Four join implementations built in: hash, fragment-replicate, merge, skewed
    Multi-query: Pig will combine certain types of operations together in a single pipeline to reduce the number of times data is scanned
    Order by provides total ordering across reducers in a balanced way
    Writing load and store functions is easy once an InputFormat and OutputFormat exist
    Piggybank, a collection of user contributed UDFs
  • 9. Multi-store script
    A = load ‘users’ as (name, age, gender, city, state);
    B = filter A by name is not null;
    C1 = group B by age, gender;
    D1 = foreach C1 generate group, COUNT(B);
    store D into ‘bydemo’;
    C2= group B by state;
    D2 = foreach C2 generate group, COUNT(B);
    store D2 into ‘bystate’;
    group by age, gender
    store into ‘bydemo’
    apply UDFs
    load users
    filter nulls
    group by state
    store into ‘bystate’
    apply UDFs
  • 10. Multi-Store Map-Reduce Plan
    map
    filter
    split
    local rearrange
    local rearrange
    reduce
    multiplex
    package
    package
    foreach
    foreach
  • 11. Hash Join
    Users = load‘users’as (name, age);Pages = load ‘pages’ as (user, url);Jnd = join Users by name, Pages by user;
    Map 1
    Reducer 1
    (1, user)
    Pages
    block n
    (1, fred)
    (2, fred)
    (2, fred)
    Pages
    Users
    Map 2
    Reducer 2
    Users
    block m
    (1, jane)
    (2, jane)
    (2, jane)
    (2, name)
  • 12. Fragment Replicate Join
    Users = load‘users’as (name, age);Pages = load ‘pages’ as (user, url);Jnd = join Pages by user, Users by name using “replicated”;
    Map 1
    Users
    Pages
    block 1
    Pages
    Users
    Map 2
    Users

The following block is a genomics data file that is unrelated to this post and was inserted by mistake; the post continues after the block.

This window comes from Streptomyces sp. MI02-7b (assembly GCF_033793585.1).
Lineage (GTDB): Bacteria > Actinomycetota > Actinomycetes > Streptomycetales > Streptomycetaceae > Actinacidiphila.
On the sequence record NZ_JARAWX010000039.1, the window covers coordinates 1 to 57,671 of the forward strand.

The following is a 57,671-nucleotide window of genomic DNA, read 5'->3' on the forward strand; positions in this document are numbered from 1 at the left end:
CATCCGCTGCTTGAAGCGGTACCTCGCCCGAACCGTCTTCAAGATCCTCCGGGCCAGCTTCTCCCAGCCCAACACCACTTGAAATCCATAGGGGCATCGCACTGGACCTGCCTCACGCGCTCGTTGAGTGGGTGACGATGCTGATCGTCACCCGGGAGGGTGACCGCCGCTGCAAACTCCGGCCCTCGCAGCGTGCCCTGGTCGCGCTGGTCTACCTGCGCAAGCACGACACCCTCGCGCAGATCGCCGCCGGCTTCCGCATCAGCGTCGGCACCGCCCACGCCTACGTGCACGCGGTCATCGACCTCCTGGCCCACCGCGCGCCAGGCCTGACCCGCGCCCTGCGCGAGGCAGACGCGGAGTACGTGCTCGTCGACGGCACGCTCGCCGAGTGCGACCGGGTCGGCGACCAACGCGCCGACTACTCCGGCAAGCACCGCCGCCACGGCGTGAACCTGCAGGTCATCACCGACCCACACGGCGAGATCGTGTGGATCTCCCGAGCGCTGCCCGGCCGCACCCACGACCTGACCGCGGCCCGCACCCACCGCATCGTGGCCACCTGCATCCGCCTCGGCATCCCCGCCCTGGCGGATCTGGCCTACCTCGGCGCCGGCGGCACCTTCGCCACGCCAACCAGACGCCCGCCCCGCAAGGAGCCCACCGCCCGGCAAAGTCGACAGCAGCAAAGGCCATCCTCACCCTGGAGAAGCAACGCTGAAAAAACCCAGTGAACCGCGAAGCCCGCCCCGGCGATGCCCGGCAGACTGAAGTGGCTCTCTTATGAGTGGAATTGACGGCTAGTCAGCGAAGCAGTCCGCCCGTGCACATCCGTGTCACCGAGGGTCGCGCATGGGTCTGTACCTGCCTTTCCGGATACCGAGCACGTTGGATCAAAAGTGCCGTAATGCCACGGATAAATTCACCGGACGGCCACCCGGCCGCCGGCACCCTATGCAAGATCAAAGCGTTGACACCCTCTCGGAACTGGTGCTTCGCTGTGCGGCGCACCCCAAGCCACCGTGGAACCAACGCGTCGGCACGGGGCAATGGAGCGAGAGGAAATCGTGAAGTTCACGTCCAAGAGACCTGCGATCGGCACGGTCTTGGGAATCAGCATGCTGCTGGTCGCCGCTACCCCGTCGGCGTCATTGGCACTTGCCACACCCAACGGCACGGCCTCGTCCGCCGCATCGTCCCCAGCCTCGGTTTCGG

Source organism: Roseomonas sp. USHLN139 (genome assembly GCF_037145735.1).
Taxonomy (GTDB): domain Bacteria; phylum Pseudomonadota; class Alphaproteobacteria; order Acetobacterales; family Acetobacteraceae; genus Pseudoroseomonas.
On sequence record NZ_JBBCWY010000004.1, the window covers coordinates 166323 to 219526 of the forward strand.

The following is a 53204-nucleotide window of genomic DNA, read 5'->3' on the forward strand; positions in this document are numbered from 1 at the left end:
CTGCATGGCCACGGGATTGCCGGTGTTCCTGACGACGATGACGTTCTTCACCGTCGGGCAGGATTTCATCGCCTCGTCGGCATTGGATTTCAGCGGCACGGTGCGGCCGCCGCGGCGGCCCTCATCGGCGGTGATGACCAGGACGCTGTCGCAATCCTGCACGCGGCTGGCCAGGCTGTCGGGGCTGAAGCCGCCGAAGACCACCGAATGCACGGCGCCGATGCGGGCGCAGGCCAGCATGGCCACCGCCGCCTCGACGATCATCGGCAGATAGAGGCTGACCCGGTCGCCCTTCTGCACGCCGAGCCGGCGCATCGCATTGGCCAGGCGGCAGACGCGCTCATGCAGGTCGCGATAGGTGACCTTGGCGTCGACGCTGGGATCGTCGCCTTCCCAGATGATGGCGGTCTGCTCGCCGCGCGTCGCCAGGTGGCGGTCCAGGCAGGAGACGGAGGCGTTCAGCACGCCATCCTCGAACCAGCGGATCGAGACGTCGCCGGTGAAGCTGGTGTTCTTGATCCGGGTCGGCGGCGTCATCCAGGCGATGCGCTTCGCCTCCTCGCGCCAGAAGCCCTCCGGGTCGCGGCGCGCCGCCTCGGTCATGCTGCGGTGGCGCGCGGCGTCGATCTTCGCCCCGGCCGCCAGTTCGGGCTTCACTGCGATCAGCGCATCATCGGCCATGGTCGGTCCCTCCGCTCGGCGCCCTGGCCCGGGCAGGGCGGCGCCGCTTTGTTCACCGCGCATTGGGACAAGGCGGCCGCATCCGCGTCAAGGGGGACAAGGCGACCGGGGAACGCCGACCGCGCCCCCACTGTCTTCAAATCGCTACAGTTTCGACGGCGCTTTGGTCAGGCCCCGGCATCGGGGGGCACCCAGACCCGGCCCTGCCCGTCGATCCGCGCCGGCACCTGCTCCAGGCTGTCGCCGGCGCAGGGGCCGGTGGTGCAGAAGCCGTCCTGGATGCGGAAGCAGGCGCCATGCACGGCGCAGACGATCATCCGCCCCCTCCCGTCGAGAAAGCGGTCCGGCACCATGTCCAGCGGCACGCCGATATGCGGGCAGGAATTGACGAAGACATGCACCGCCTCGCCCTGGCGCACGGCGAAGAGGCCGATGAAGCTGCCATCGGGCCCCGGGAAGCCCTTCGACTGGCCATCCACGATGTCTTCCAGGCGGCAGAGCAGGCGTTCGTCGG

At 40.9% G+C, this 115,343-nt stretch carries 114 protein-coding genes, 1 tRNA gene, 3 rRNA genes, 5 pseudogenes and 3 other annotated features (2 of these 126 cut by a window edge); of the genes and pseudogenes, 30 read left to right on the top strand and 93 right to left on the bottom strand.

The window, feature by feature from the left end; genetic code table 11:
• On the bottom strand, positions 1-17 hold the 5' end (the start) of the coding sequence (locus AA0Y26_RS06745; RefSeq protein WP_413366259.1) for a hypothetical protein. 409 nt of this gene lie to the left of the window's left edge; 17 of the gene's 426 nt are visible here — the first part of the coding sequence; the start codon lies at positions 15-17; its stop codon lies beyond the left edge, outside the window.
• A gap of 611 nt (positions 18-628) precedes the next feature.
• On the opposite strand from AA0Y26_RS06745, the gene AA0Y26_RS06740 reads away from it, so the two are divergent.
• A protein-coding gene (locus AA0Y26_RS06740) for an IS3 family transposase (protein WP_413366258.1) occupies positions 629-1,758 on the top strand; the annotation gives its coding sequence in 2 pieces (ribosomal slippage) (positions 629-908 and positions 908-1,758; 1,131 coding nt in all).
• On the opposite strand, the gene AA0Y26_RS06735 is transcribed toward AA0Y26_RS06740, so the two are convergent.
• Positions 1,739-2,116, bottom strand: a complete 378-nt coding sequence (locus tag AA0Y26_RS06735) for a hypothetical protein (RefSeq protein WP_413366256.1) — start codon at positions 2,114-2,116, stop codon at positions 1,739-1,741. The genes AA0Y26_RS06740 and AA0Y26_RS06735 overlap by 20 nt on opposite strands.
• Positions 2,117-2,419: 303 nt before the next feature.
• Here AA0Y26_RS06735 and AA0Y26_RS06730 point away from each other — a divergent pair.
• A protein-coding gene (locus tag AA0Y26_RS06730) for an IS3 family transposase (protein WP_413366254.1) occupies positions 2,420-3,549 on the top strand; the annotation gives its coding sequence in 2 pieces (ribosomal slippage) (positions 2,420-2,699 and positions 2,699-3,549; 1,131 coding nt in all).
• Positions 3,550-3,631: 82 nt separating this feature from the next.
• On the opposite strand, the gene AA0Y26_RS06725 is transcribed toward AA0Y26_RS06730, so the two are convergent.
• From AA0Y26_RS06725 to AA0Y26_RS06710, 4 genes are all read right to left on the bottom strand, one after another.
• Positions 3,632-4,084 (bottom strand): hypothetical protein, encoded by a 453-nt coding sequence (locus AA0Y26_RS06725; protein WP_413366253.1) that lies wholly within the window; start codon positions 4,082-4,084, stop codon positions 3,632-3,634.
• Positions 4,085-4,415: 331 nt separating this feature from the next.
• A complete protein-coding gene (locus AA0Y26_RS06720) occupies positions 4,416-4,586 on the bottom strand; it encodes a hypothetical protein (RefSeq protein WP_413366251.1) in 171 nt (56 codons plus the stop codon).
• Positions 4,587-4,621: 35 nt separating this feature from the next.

Pages
    block 2
  • 13. Skew Join
    Users = load‘users’as (name, age);Pages = load ‘pages’ as (user, url);Jnd = join Pages by user, Users by name using “skewed”;
    Map 1
    Reducer 1
    SP
    (1, user)
    Pages
    block n
    (1, fred, p1)
    (1, fred, p2)
    (2, fred)
    Pages
    Users
    SP
    Map 2
    Reducer 2
    Users
    block m
    (1, fred, p3)
    (1, fred, p4)
    (2, fred)
    (2, name)
  • 14. Merge Join
    Users = load‘users’as (name, age);Pages = load ‘pages’ as (user, url);Jnd = join Pages by user, Users by name using “merge”;
    Map 1
    Users
    Pages
    Pages
    Users
    aaron…
    amr
    aaron

    aaron
    .
    .
    .
    .
    .
    .
    .
    .
    zach
    aaron
    .
    .
    .
    .
    .
    .
    .
    .
    zach
    Map 2
    Users
    Pages
    amy…
    barb
    amy

  • 15. Who uses Pig for What?
    70% of production grid jobs at Yahoo (10ks per day)
    Also used by Twitter, LinkedIn, Ebay, AOL, …
    Used to
    Process web logs
    Build user behavior models
    Process images
    Build maps of the web
    Do research on raw data sets
  • 16. Components
    Accessing Pig:
    • Submit a script directly
    • 17. Grunt, the pig shell
    • 18. PigServer Java class, a JDBC like interface
    Job executes on cluster
    Hadoop Cluster
    Pig resides on user machine
    User machine